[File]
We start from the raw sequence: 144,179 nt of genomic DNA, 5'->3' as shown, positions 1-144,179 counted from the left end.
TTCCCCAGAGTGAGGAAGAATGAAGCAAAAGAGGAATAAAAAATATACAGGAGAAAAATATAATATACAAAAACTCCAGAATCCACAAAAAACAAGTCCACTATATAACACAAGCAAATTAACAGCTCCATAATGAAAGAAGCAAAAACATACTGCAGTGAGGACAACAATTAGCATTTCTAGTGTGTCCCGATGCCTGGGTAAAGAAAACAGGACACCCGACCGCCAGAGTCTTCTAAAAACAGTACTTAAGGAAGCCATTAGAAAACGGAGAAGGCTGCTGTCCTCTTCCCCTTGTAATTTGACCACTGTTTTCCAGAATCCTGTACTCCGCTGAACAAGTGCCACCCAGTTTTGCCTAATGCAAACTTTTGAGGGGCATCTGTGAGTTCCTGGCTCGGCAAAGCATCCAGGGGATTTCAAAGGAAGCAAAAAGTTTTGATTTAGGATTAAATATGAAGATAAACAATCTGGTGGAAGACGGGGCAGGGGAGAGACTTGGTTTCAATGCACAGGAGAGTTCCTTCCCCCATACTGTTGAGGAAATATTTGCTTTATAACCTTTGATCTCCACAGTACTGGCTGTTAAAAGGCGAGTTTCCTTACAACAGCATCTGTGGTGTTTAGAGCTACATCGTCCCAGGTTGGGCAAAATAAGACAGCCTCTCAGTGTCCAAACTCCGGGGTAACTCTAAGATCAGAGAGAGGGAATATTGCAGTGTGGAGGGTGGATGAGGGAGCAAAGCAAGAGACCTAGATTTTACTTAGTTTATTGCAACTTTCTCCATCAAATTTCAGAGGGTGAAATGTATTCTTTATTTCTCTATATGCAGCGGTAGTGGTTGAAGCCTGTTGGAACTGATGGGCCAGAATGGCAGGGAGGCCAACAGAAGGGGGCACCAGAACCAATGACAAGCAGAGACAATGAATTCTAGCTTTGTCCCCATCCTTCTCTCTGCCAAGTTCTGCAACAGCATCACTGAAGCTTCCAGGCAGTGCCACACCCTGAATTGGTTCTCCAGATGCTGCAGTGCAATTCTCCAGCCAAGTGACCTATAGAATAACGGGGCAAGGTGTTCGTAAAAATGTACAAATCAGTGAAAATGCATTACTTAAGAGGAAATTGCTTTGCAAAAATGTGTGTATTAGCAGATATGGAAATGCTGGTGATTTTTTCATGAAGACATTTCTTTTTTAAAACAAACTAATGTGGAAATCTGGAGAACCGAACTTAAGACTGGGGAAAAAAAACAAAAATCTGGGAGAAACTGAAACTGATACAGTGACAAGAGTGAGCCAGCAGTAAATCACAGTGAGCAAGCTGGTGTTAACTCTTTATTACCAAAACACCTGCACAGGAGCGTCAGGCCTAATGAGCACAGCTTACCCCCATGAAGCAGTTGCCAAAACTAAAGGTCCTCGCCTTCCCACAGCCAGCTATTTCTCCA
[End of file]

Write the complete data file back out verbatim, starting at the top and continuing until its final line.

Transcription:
We start from the raw sequence: 144,179 nt of genomic DNA, 5'->3' as shown, positions 1-144,179 counted from the left end.
TTCCCCAGAGTGAGGAAGAATGAAGCAAAAGAGGAATAAAAAATATACAGGAGAAAAATATAATATACAAAAACTCCAGAATCCACAAAAAACAAGTCCACTATATAACACAAGCAAATTAACAGCTCCATAATGAAAGAAGCAAAAACATACTGCAGTGAGGACAACAATTAGCATTTCTAGTGTGTCCCGATGCCTGGGTAAAGAAAACAGGACACCCGACCGCCAGAGTCTTCTAAAAACAGTACTTAAGGAAGCCATTAGAAAACGGAGAAGGCTGCTGTCCTCTTCCCCTTGTAATTTGACCACTGTTTTCCAGAATCCTGTACTCCGCTGAACAAGTGCCACCCAGTTTTGCCTAATGCAAACTTTTGAGGGGCATCTGTGAGTTCCTGGCTCGGCAAAGCATCCAGGGGATTTCAAAGGAAGCAAAAAGTTTTGATTTAGGATTAAATATGAAGATAAACAATCTGGTGGAAGACGGGGCAGGGGAGAGACTTGGTTTCAATGCACAGGAGAGTTCCTTCCCCCATACTGTTGAGGAAATATTTGCTTTATAACCTTTGATCTCCACAGTACTGGCTGTTAAAAGGCGAGTTTCCTTACAACAGCATCTGTGGTGTTTAGAGCTACATCGTCCCAGGTTGGGCAAAATAAGACAGCCTCTCAGTGTCCAAACTCCGGGGTAACTCTAAGATCAGAGAGAGGGAATATTGCAGTGTGGAGGGTGGATGAGGGAGCAAAGCAAGAGACCTAGATTTTACTTAGTTTATTGCAACTTTCTCCATCAAATTTCAGAGGGTGAAATGTATTCTTTATTTCTCTATATGCAGCGGTAGTGGTTGAAGCCTGTTGGAACTGATGGGCCAGAATGGCAGGGAGGCCAACAGAAGGGGGCACCAGAACCAATGACAAGCAGAGACAATGAATTCTAGCTTTGTCCCCATCCTTCTCTCTGCCAAGTTCTGCAACAGCATCACTGAAGCTTCCAGGCAGTGCCACACCCTGAATTGGTTCTCCAGATGCTGCAGTGCAATTCTCCAGCCAAGTGACCTATAGAATAACGGGGCAAGGTGTTCGTAAAAATGTACAAATCAGTGAAAATGCATTACTTAAGAGGAAATTGCTTTGCAAAAATGTGTGTATTAGCAGATATGGAAATGCTGGTGATTTTTTCATGAAGACATTTCTTTTTTAAAACAAACTAATGTGGAAATCTGGAGAACCGAACTTAAGACTGGGGAAAAAAAACAAAAATCTGGGAGAAACTGAAACTGATACAGTGACAAGAGTGAGCCAGCAGTAAATCACAGTGAGCAAGCTGGTGTTAACTCTTTATTACCAAAACACCTGCACAGGAGCGTCAGGCCTAATGAGCACAGCTTACCCCCATGAAGCAGTTGCCAAAACTAAAGGTCCTCGCCTTCCCACAGCCAGCTATTTCTCCA